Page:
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“A New Study Shows…”

We’ve all come across articles like this. A new study shows ____ *insert random diet claim here.

The example above is made up, but is based on many, many articles I’ve seen recently. These articles pop up all the time, so I want to help you navigate through them.

1. Understand that it’s tabloid clickbait. People will ALWAYS be looking for diet shortcuts, and the media knows it. Don’t fall for purposely misleading headlines. The article above may never reveal the “secret”- they don’t care about what you take away from it, they just want you to share it.

2. The study is likely not very credible. If I were to say “a study done at Harvard University”, it immediately sounds legitimate. But it could be a study of 10 people, all extremely overweight, who have never worked out a day in their lives. That study might claim that jump rope is the fastest way to burn fat based on that very limited study.

3. These types of studies usually show an association of some kind, so the media interprets that as causation. Those are two VERY different things. People think sugar makes you fat because people who eat a lot of sugar tend to weigh more- but that’s not CAUSED by the sugar. There’s just an association because high-sugar foods are also typically high calorie.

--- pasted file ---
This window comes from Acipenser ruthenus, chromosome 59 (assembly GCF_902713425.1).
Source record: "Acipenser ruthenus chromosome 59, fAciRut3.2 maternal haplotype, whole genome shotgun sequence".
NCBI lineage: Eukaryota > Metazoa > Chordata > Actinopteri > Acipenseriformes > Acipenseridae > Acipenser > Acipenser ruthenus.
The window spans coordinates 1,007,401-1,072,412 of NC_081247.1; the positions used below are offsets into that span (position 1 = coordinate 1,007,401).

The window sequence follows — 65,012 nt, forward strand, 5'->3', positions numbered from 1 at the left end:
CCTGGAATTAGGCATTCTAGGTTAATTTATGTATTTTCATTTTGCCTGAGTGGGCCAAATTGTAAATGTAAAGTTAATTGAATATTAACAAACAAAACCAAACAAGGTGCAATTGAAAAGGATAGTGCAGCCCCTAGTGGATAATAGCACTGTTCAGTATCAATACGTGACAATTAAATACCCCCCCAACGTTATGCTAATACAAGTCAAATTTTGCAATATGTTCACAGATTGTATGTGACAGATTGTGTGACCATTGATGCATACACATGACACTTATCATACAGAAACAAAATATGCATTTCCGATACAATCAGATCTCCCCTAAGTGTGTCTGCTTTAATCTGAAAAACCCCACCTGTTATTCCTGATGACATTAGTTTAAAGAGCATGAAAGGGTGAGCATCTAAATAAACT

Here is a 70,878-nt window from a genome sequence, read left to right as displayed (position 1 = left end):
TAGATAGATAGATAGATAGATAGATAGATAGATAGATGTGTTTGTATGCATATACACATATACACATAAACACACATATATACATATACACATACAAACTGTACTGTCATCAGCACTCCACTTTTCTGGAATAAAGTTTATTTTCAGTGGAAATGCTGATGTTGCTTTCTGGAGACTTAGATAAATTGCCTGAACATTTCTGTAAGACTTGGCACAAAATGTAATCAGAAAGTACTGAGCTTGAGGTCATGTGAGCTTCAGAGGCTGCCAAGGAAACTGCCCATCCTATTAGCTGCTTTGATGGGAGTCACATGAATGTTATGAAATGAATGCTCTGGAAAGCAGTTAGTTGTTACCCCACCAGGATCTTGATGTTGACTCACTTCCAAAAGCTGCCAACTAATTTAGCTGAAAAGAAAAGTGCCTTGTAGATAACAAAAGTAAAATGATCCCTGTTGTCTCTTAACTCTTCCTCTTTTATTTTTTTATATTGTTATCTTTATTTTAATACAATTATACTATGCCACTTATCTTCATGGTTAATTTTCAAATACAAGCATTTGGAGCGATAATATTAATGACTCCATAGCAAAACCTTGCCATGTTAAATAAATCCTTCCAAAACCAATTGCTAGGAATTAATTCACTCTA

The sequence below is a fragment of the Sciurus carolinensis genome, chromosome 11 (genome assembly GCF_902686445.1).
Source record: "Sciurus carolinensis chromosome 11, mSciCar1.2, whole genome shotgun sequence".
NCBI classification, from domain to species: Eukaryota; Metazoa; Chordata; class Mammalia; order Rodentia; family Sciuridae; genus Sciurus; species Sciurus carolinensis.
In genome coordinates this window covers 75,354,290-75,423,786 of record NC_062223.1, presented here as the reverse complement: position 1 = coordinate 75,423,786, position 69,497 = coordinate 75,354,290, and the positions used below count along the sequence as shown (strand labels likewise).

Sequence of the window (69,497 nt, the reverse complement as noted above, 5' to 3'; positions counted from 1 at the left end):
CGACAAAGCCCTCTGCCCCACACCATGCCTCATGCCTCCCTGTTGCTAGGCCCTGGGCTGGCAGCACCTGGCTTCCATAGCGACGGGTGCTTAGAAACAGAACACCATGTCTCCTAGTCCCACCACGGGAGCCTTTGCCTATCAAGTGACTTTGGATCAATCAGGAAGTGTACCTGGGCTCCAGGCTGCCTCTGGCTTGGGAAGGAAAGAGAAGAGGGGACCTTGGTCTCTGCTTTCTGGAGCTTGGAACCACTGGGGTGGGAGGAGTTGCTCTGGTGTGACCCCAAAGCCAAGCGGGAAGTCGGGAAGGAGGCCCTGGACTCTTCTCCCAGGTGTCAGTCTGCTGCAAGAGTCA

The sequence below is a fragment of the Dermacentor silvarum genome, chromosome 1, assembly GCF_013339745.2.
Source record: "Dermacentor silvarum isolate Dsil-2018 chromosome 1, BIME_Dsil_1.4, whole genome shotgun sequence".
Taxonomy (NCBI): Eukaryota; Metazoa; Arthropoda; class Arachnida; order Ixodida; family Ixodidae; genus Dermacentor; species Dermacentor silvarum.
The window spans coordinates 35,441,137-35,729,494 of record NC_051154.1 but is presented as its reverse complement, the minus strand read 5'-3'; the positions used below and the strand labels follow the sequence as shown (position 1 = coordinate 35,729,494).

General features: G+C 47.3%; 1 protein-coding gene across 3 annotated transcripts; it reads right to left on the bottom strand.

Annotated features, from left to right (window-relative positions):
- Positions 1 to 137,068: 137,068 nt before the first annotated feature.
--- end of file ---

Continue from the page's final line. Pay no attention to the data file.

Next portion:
4. If there was truly a scientific breakthrough in weight loss, you wouldn’t be hearing it from Buzzfeed.

Reading these types of articles is totally fine, and sometimes (rarely) there’s some decent information in them. But never ever ever ever come to a conclusion based on headlines like this!

A new study shows that new studies are often worthless.

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